“Move Over” signs posted after crash that injured a trooper
Signs were installed Thursday around Washington County to remind people to move over if they see a stopped vehicle with flashing lights.
The three signs were placed at the request of the Marietta Post of the Ohio State Highway Patrol as a result of a crash that injured Sgt. Eric Knowlton in March.
They will be located on Interstate 77, two miles south of the Macksburg/Dexter city exit; on eastbound U.S. 50, near the Athens/Washington County line; and southbound on Ohio 7, between Bender Road and Bramblewood Heights Road.
The Ohio State Highway Patrol reports that from 2013-2017, OSHP cruisers were involved in 58 crashes that appear to be related to the “Move Over” law.
These crashes resulted in the deaths of two people, and injured 34 individuals and 24 officers. In eastern Ohio, which includes Washington, Morgan and Monroe counties, 1,163 citations were written for violations of the “Move Over” law.
All 50 states have this law, which requires drivers to shift over a lane, or slow down if changing lanes isn’t possible, if they are passing a vehicle with flashing lights on the side of the road.
“It’s the law in Ohio, period,” said Sgt. Michael Seabolt of the Ohio State Highway Patrol’s Marietta Post.
“It’s like any other traffic control device, if people pay attention to them, they’ll help,” he said of the signs.
Knowlton, 40, of Marietta, was on a traffic stop on March 15 when his cruiser was hit by a tractor-trailer.
“I’m doing better and back to work,” he said Wednesday night. “I’m still dealing with some of the issues, but I went back to work just over a month ago…back to regular duty out on the road. They put me on light duty at the end of May.”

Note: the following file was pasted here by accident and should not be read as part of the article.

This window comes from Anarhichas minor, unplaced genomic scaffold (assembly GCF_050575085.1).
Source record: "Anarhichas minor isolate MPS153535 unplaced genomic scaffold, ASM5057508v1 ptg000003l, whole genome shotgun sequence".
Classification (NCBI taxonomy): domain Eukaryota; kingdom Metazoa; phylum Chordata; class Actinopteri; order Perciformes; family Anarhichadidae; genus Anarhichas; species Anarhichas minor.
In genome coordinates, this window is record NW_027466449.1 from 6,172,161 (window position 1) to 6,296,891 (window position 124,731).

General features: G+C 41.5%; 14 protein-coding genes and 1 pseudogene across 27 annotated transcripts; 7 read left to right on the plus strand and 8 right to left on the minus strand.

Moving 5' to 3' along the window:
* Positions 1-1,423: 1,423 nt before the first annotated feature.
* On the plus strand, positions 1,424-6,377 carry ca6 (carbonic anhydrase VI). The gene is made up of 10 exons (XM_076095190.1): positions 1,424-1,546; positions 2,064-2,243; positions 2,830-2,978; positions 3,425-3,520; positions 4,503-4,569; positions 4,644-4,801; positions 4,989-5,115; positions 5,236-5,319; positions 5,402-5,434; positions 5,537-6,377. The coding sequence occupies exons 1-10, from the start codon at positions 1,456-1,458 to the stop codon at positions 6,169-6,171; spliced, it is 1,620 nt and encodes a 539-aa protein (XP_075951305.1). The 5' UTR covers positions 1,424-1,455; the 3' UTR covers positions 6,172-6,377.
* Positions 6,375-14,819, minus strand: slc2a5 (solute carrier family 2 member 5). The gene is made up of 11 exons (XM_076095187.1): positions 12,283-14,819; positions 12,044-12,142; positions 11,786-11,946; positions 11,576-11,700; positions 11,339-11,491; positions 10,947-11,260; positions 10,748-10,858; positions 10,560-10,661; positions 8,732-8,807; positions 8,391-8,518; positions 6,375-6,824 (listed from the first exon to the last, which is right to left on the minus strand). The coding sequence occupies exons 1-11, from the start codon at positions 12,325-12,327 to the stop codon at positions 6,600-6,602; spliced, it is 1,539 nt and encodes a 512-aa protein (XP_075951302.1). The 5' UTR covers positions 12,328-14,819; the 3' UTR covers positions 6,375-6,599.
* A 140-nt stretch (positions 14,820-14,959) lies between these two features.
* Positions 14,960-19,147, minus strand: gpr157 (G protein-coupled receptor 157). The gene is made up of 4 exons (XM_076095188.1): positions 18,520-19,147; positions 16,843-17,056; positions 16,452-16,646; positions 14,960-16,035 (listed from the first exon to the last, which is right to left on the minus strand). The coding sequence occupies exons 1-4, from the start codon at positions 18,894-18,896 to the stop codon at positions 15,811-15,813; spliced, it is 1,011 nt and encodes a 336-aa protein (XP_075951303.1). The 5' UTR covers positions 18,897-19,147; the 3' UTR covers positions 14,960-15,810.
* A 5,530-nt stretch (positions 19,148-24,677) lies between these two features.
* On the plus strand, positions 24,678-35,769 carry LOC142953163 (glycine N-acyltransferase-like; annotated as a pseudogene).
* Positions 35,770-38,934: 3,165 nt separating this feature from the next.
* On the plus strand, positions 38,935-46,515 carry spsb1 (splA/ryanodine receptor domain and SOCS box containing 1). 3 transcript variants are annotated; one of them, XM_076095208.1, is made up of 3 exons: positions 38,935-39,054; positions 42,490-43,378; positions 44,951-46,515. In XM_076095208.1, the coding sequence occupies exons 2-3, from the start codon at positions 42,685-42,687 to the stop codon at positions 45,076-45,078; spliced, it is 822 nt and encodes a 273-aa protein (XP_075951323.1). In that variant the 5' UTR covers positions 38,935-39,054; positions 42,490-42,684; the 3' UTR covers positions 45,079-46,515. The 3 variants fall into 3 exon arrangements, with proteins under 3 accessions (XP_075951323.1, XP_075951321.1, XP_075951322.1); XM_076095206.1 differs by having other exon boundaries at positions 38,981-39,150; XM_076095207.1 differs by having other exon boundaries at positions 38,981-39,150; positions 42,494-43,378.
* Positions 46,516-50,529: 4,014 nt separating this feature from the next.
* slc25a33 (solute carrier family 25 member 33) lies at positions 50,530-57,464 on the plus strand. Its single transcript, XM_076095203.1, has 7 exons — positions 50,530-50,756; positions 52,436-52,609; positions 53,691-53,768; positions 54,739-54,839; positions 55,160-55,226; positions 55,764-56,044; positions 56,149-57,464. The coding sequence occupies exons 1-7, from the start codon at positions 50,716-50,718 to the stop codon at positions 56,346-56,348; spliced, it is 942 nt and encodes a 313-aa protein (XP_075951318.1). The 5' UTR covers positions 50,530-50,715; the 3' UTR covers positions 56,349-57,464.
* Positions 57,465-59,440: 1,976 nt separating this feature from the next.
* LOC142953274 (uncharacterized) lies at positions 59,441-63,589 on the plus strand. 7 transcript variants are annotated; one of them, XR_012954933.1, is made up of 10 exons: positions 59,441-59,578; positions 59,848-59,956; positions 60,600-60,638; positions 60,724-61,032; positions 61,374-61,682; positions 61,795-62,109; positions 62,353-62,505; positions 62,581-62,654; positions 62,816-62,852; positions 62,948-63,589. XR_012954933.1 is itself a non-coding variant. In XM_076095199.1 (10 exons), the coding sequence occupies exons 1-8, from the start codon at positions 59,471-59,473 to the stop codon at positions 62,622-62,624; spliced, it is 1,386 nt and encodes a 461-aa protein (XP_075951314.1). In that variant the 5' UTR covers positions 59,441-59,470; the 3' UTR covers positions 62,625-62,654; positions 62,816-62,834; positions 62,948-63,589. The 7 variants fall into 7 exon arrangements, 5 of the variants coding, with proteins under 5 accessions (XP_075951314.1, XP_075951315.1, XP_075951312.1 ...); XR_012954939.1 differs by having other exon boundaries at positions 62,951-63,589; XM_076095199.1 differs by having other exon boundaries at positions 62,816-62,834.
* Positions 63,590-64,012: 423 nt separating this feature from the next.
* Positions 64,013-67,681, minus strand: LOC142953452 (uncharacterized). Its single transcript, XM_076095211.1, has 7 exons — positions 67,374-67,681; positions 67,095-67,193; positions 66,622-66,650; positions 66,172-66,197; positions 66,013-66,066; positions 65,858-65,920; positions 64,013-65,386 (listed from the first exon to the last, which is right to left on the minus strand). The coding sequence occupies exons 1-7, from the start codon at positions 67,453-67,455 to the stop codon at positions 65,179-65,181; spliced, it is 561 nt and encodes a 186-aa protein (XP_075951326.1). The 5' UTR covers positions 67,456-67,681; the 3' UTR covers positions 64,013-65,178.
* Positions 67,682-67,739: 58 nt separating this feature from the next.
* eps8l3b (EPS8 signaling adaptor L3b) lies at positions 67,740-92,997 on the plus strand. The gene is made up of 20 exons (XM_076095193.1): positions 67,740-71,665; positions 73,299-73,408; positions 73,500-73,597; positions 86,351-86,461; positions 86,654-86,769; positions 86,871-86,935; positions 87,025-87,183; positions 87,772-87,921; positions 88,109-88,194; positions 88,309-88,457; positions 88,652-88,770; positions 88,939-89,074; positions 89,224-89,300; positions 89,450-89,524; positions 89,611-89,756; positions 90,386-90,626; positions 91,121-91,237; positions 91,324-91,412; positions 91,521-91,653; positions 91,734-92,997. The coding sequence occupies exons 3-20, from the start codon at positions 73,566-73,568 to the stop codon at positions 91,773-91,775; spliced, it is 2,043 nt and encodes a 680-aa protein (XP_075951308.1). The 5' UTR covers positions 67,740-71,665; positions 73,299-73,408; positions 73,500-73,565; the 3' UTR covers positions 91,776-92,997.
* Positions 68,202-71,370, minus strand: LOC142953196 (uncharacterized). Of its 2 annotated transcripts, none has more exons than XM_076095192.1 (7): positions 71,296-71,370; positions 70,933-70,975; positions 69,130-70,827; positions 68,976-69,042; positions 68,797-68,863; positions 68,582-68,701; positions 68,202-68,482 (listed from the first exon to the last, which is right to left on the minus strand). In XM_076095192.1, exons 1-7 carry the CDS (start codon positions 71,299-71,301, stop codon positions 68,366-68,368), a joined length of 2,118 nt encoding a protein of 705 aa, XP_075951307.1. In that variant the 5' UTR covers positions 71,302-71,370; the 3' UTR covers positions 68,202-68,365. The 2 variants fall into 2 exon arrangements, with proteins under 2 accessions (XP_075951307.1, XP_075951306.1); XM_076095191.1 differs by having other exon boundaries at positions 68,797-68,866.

He said his injuries included a fractured right ankle and a fracture on his left leg at his knee.
“I also had minor scrapes and cuts pretty much head to toe,” he explained. “I had stitches in my left arm where metal went through and into it.”
He said he isn’t able to talk much about the crash, due to pending litigation, but said he had initiated a traffic stop on the southbound lane of I-77. He was finishing it up when his cruiser was struck by a 2016 Freightliner tractor-trailer. The Freightliner then struck the 2005 GMC Sierra which Knowlton had stopped, before traveling across the median and into the northbound lanes before hitting trees on the other side.
The driver of the Freightliner, David A. Midcap, 54, of 2318 19th St., Akron, was indicted in July on six counts, including one count of aggravated vehicular assault, a third-degree felony; one count of aggravated vehicular assault, a fourth-degree felony; one count of assault on a peace officer, a fourth-degree felony; one count of aggravated vehicular assault, a third-degree felony; one count of aggravated vehicular assault, a fourth-degree felony; and one count of operating a motor vehicle while intoxicated, a misdemeanor.
In July, Midcap pleaded not guilty. His three-day jury trial is set for 9 a.m. Feb. 11 in courtroom B of the Washington County Courthouse.
Along with Midcap, the two people who were in the Sierra were transported by emergency squads to Marietta Memorial Hospital for their injuries. The driver of the Sierra was Kaycie M. Hanson, 21, of Wilmington, N.C. and her passenger Matthew J. Henry, 20, of Camp Lejeune, N.C.
Rittenhouse said the placement of the signs was strategic.
“We work with patrol on locations,” she said. “They do a lot of traffic stops on these routes.”
Knowlton said he thought the signs were a good idea.
“Any signs that are put out are definitely a help with the traveling public,” he said. “It makes them more aware to move over when they see those emergency lights on the side of the road.”
Michele Newbanks can be reached at email@example.com.
• From 2013-2017, Ohio State Highway Patrol cruisers were involved in 58 crashes related to the “Move Over” law.
• The crashes resulted in the deaths of two people and injured 34 individuals and 24 officers.
• 1,163 citations were issued in that time frame in Eastern Ohio, which includes Morgan, Monroe and Washington counties, for violations of the “Move Over” law.
Source: Ohio State Highway Patrol.